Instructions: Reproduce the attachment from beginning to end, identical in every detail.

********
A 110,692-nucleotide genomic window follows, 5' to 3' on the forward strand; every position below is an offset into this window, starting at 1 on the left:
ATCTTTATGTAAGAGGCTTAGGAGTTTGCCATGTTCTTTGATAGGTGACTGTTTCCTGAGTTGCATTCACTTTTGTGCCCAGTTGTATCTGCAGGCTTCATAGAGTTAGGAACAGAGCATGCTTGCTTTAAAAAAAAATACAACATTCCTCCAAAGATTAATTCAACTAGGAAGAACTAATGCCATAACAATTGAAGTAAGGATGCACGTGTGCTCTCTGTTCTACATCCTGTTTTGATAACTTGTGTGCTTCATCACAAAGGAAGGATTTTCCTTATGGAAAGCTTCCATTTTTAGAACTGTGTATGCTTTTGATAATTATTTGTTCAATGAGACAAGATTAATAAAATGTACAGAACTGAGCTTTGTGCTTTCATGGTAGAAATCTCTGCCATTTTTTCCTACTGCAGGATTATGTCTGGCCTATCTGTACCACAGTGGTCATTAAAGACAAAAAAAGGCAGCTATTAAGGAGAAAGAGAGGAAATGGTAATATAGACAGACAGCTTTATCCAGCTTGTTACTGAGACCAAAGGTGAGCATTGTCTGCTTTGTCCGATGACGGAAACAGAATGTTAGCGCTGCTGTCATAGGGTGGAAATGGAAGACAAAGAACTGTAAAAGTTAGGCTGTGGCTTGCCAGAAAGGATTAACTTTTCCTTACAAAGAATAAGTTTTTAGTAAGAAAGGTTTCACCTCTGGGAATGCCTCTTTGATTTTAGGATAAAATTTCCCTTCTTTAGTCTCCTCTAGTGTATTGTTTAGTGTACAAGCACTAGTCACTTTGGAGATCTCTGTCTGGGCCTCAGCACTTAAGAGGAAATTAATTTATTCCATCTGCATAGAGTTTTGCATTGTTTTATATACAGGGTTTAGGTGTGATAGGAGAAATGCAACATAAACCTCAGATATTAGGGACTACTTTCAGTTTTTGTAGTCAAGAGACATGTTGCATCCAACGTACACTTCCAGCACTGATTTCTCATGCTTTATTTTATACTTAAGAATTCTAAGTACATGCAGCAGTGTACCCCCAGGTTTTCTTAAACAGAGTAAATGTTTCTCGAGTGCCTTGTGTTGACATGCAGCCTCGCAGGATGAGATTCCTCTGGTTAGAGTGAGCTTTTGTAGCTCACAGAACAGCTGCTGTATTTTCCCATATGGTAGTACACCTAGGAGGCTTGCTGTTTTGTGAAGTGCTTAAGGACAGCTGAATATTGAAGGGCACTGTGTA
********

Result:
A 110,692-nucleotide genomic window follows, 5' to 3' on the forward strand; every position below is an offset into this window, starting at 1 on the left:
ATCTTTATGTAAGAGGCTTAGGAGTTTGCCATGTTCTTTGATAGGTGACTGTTTCCTGAGTTGCATTCACTTTTGTGCCCAGTTGTATCTGCAGGCTTCATAGAGTTAGGAACAGAGCATGCTTGCTTTAAAAAAAAATACAACATTCCTCCAAAGATTAATTCAACTAGGAAGAACTAATGCCATAACAATTGAAGTAAGGATGCACGTGTGCTCTCTGTTCTACATCCTGTTTTGATAACTTGTGTGCTTCATCACAAAGGAAGGATTTTCCTTATGGAAAGCTTCCATTTTTAGAACTGTGTATGCTTTTGATAATTATTTGTTCAATGAGACAAGATTAATAAAATGTACAGAACTGAGCTTTGTGCTTTCATGGTAGAAATCTCTGCCATTTTTTCCTACTGCAGGATTATGTCTGGCCTATCTGTACCACAGTGGTCATTAAAGACAAAAAAAGGCAGCTATTAAGGAGAAAGAGAGGAAATGGTAATATAGACAGACAGCTTTATCCAGCTTGTTACTGAGACCAAAGGTGAGCATTGTCTGCTTTGTCCGATGACGGAAACAGAATGTTAGCGCTGCTGTCATAGGGTGGAAATGGAAGACAAAGAACTGTAAAAGTTAGGCTGTGGCTTGCCAGAAAGGATTAACTTTTCCTTACAAAGAATAAGTTTTTAGTAAGAAAGGTTTCACCTCTGGGAATGCCTCTTTGATTTTAGGATAAAATTTCCCTTCTTTAGTCTCCTCTAGTGTATTGTTTAGTGTACAAGCACTAGTCACTTTGGAGATCTCTGTCTGGGCCTCAGCACTTAAGAGGAAATTAATTTATTCCATCTGCATAGAGTTTTGCATTGTTTTATATACAGGGTTTAGGTGTGATAGGAGAAATGCAACATAAACCTCAGATATTAGGGACTACTTTCAGTTTTTGTAGTCAAGAGACATGTTGCATCCAACGTACACTTCCAGCACTGATTTCTCATGCTTTATTTTATACTTAAGAATTCTAAGTACATGCAGCAGTGTACCCCCAGGTTTTCTTAAACAGAGTAAATGTTTCTCGAGTGCCTTGTGTTGACATGCAGCCTCGCAGGATGAGATTCCTCTGGTTAGAGTGAGCTTTTGTAGCTCACAGAACAGCTGCTGTATTTTCCCATATGGTAGTACACCTAGGAGGCTTGCTGTTTTGTGAAGTGCTTAAGGACAGCTGAATATTGAAGGGCACTGTGTA